The MoD's Defence Infrastructure Organisation (DIO) has awarded IBM a contract to help make the running of its £24 billion property portfolio more energy and operationally efficient.

DIO is responsible for the management of around 4,000 separate sites worldwide, including military barracks, land, air and naval bases, and military training grounds.

Using IBM’s smarter buildings software and services, DIO expects to reduce building operating costs and find ways to better use its existing real estate.

DIO will use IBM technology to replace its "outdated legacy IT environment" and create a new centralised information management system to allow faster analysis, said DIO.

Andrew Manley, DIO chief executive, said, “IBM analytics technology helps us continue our work in creating a world-class infrastructure to put DIO at the leading edge of the technology transformation process happening right now across the MoD.”

The IBM TRIRIGA system will provide an integrated property management platform comprising of software and consultancy services. This will give DIO central visibility of its property and data on how efficiently they are being used.

A geospatial mapping capability, created by business partner Esri UK, will provide a real-time visualisation map to display the scope of infrastructure and assets.

The new system will be launched in a number of "capability releases" through to April 2014, said the DIO. The potential value of the contract has not been disclosed.

Georgina O'Toole, an analyst at TechMarketView, said, "We understand that IBM will collect and process data from the lower level systems such as those associated with the National Housing Prime (NHP) contract let in 2011.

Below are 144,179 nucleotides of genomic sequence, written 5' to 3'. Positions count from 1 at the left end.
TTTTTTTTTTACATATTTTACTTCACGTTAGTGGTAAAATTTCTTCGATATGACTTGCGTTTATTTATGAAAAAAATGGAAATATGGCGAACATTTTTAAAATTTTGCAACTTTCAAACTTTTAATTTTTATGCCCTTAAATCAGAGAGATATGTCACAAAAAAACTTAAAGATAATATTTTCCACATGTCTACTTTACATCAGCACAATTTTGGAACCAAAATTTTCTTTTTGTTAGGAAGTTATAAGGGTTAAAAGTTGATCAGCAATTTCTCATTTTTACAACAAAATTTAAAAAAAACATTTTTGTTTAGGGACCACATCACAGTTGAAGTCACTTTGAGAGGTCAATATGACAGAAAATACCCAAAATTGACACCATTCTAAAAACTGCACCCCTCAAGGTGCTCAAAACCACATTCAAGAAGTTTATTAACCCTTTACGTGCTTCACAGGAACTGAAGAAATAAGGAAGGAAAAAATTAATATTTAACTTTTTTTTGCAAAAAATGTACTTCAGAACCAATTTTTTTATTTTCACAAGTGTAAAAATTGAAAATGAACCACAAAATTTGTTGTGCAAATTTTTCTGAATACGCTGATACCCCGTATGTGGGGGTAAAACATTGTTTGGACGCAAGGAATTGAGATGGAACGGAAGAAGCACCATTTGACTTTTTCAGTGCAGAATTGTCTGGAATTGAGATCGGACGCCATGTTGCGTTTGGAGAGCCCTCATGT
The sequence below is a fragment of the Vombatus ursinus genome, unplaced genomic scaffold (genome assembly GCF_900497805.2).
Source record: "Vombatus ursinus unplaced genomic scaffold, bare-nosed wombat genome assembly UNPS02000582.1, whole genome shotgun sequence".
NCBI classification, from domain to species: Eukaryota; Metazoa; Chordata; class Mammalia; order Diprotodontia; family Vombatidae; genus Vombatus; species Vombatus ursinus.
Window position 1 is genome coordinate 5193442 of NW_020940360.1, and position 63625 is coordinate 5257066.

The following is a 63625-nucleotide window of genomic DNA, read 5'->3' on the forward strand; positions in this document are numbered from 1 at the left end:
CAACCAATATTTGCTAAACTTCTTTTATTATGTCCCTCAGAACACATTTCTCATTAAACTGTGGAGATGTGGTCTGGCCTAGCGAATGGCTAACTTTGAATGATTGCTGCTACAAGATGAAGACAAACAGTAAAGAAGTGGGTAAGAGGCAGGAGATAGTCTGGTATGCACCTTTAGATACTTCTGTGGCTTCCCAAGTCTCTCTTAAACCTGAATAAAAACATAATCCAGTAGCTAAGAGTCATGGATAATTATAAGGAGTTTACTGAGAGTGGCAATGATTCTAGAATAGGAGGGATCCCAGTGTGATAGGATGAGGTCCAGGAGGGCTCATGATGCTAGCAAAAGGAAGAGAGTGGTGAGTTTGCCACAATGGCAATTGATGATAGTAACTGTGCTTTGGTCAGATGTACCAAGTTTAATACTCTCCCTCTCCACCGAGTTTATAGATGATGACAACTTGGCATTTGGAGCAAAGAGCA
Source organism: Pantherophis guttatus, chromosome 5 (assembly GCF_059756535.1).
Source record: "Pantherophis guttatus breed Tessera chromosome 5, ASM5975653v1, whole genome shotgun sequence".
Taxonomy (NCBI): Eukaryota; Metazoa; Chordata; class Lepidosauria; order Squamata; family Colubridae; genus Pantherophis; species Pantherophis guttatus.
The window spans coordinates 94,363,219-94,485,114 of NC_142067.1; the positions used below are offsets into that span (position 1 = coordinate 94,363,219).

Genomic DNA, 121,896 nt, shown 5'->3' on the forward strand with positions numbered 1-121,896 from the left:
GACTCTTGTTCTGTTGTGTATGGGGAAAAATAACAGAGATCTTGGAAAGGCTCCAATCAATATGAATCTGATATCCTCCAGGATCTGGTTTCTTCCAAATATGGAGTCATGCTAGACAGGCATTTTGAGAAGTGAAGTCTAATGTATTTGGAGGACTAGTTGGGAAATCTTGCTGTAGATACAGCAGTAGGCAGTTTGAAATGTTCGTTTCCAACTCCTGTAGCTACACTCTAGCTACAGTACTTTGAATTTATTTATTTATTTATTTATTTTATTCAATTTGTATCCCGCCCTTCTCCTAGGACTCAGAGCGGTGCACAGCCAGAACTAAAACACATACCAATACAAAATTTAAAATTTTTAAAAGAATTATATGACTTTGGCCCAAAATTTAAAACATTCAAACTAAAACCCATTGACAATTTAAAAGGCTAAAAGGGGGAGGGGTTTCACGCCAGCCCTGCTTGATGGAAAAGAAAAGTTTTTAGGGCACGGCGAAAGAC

"We know that Steria already holds a contract to provide a housing management system to DIO for the management of the housing estate. It may well be that an interface will be required between the Steria and IBM systems."

After the selection of Atlas (led by HP) for the current core Defence Information Infrastructure (DII(F)) programme, said O'Toole, other suppliers had to focus on delivering complex software development and integration projects in order to maintain a presence.

"As DII(F) and other core contracts are restructured the infrastructure and applications supplier landscape within UK defence has the potential to be severely disrupted over the next few years," said O'Toole.

The MoD revealed this week that between 2009 and 2011 it spent a whopping £3.6 billion on IT and telecommunications for use across the department and armed services.

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